More importantly is that, combined with a deep face to back of the club measurement, the further back the COG is, the higher it will launch too. So if you wish to get more help getting the ball up, look for these sorts of heads.
If its going to high for you now look for a stumpier looking head with less depth. So do pay attention to the heads look and ask the sales people, which head is designed to do what.
Clubface Angle for Directional Control
Another point to consider now that we are getting the ball launched properly, is the direction in which the ball going. 3 woods are built in 4 main formats.
Open faced for great players, square for those who have pretty good control of the balls flight and then closed faced and or offset efforts for those who struggle with the “Fore Right” syndrome.
Offset woods have a design where the clubface sits a little behind the shaft hosel line. This allows for two things to happen for a slicer.
First the face has a little longer to get around to closing to be square and also because the head is placed further back, the COG is also back, which aides in increasing the launch angle of the ball.
If you prefer the look of a closed face to counter the rights, please remember that for every degree the face is closed by design (to cater for your opening hands) it will add dynamic loft to the launch.
You may need to look at a lower loft to gain the same distance as you were managing in the launch part of the process.
Play with the lightest most flexible shaft that you can control. For some that means a long stiff one. For others a cut down whippy stick will be just perfect.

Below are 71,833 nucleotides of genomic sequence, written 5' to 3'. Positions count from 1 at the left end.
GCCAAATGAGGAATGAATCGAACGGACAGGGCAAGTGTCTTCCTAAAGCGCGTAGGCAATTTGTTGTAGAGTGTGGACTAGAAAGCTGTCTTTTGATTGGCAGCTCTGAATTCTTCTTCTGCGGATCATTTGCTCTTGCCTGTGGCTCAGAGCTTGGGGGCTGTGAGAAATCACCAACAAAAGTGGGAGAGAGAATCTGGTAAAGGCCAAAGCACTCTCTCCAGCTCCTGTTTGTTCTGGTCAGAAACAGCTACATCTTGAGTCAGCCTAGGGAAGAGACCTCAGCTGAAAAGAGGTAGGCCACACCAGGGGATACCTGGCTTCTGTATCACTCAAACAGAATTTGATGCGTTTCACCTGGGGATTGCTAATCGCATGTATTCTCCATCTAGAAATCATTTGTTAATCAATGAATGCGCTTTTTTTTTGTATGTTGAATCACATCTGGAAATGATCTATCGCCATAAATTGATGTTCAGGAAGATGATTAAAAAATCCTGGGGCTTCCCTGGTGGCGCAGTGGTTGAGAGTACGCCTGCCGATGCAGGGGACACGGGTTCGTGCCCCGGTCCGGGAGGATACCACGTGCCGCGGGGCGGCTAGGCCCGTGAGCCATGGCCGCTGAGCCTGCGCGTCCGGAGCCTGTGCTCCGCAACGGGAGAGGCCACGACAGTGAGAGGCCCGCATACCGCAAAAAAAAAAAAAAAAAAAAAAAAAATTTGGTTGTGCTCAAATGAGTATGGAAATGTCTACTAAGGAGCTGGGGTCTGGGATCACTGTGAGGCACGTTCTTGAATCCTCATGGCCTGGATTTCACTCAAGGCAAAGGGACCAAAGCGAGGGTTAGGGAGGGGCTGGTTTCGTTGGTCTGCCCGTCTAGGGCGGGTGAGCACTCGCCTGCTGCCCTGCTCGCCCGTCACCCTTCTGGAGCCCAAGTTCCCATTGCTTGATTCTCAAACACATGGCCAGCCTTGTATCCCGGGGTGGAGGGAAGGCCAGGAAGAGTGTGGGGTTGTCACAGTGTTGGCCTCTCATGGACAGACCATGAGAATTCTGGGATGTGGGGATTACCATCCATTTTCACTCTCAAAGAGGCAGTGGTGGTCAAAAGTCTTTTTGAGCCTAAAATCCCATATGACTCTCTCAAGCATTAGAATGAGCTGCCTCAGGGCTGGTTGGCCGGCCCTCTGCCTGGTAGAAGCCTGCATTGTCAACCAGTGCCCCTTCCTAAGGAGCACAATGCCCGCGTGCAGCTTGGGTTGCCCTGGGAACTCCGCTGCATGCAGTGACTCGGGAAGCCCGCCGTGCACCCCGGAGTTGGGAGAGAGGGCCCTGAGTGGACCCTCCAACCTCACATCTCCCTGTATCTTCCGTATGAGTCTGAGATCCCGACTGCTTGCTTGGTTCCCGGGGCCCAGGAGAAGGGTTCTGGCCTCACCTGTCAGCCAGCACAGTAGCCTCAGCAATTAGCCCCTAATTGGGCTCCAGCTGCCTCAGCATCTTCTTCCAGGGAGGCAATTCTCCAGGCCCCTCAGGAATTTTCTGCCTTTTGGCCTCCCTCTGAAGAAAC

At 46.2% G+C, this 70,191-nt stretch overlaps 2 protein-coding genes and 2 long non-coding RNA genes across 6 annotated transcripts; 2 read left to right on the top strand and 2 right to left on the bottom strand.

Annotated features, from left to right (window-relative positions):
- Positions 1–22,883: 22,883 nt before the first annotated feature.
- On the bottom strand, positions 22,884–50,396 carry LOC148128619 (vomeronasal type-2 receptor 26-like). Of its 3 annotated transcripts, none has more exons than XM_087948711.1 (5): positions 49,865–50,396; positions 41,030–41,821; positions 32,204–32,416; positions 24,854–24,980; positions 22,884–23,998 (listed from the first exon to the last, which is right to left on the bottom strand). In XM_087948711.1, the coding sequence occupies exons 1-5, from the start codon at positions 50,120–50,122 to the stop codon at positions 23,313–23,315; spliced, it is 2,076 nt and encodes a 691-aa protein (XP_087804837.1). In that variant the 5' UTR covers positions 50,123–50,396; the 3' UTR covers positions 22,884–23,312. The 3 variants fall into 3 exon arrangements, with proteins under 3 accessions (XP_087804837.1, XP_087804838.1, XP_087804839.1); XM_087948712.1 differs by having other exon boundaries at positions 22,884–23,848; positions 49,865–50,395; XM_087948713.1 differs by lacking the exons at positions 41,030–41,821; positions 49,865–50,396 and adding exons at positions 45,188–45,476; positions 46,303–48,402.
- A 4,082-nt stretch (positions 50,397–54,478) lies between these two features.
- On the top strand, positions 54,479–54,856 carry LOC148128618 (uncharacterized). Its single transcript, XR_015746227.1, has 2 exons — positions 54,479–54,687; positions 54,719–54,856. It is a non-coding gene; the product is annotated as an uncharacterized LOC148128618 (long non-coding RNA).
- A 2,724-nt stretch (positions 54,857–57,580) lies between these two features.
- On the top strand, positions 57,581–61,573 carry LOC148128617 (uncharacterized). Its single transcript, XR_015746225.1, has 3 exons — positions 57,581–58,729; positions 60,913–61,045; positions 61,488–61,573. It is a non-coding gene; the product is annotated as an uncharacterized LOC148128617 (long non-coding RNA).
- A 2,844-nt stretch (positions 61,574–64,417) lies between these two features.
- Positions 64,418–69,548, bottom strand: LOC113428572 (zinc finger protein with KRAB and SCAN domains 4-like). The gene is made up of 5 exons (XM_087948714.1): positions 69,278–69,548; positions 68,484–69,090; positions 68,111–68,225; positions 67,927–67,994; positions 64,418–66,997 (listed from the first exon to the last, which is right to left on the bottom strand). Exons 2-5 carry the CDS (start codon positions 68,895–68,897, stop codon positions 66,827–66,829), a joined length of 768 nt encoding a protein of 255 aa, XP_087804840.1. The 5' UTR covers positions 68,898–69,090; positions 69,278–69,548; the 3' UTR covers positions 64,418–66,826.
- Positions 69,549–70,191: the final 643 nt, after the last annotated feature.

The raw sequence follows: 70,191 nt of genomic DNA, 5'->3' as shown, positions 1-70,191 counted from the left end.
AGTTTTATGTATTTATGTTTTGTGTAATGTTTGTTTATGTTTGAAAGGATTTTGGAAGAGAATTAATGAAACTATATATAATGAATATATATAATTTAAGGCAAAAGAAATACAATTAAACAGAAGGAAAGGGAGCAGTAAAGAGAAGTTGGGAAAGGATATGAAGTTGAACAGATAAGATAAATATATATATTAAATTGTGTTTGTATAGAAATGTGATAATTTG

In both instances, we need to find a clubshaft that will allow us to feel where the clubhead is and so maintain our clubhead lag for as long as possible as well as what the clubface is up to.
Generally speaking if you have been fitted for a driver shaft then it is not a bad idea to keep your woods of the same shaft profile.
There is one other quick item to note when it comes to shafts.
Most wood shafts have a diameter of .335” with a few out there with .350” or even .400”. The latter are thinner walled though can be more stable torque (head twisting) wise as opposed to flex wise.
Many OEM drivers are sporting the wider shaft sizes to cope with the 460cc head designs. This is not necessarily required for the smaller fairway wood heads so do not be worried about having a .350 driver and a .335 fairway wood shaft from the same shaft company range unless you are trying to specifically match how the .350 flies in that fairway wood for some reason.
The Final Test
All this to hit a ball off the fairway long and straighter.
I hope that your attention to the longest club off the deck has just gone up a notch or three. And now comes the final crunch test. Reach for the 5 wood of the same determined head and shaft design. We are, after all, looking for the correct tool to get that ball as far down the fairway as possible.
Test the 5 wood out and see where that will send your ball.
In the table below you can see some basic results from a senior aged player using just this process of elimination at work. Why can this player swing the 5 wood as quickly as the 3 wood? Pure confidence that he can middle it means maybe a little more can be given to a shorter club? It is a good example of never assume you swing a longer club faster.
|3W – 13° (Strong)||3W – 14.5° (Mid)||5W – 18°||5W – 19°|
|Ball Speed (mph)||131||132||135||134|
|Total Length (metres)||152||171||165||172|
If the 3 wood is not going to be longer, then either stick the 5 wood in the bag as the longest ground hitter, or even test out a 4 wood and abandon carrying the 3 wood.
The 4 woods were highly popular 20 years ago and could well see a resurgence in the average players bag if a marketing department or two decide to dust off the cobwebs for the next greatest idea.
Good luck in finding yourself a better behaved 3 (or 5) wood.